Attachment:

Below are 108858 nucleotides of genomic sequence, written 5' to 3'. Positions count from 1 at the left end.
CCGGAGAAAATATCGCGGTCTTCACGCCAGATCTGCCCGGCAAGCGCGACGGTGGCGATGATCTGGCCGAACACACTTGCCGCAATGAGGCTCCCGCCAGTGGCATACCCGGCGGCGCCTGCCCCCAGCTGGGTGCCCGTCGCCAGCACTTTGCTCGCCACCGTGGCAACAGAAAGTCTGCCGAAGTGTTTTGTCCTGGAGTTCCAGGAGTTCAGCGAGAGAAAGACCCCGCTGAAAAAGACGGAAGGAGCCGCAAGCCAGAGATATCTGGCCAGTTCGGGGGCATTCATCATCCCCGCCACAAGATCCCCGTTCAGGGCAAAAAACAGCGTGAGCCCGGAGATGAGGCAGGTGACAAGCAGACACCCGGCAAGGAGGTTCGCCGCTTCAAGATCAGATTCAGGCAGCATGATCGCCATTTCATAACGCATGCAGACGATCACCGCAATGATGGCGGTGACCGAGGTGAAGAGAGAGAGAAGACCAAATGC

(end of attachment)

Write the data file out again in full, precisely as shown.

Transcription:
Below are 108858 nucleotides of genomic sequence, written 5' to 3'. Positions count from 1 at the left end.
CCGGAGAAAATATCGCGGTCTTCACGCCAGATCTGCCCGGCAAGCGCGACGGTGGCGATGATCTGGCCGAACACACTTGCCGCAATGAGGCTCCCGCCAGTGGCATACCCGGCGGCGCCTGCCCCCAGCTGGGTGCCCGTCGCCAGCACTTTGCTCGCCACCGTGGCAACAGAAAGTCTGCCGAAGTGTTTTGTCCTGGAGTTCCAGGAGTTCAGCGAGAGAAAGACCCCGCTGAAAAAGACGGAAGGAGCCGCAAGCCAGAGATATCTGGCCAGTTCGGGGGCATTCATCATCCCCGCCACAAGATCCCCGTTCAGGGCAAAAAACAGCGTGAGCCCGGAGATGAGGCAGGTGACAAGCAGACACCCGGCAAGGAGGTTCGCCGCTTCAAGATCAGATTCAGGCAGCATGATCGCCATTTCATAACGCATGCAGACGATCACCGCAATGATGGCGGTGACCGAGGTGAAGAGAGAGAGAAGACCAAATGC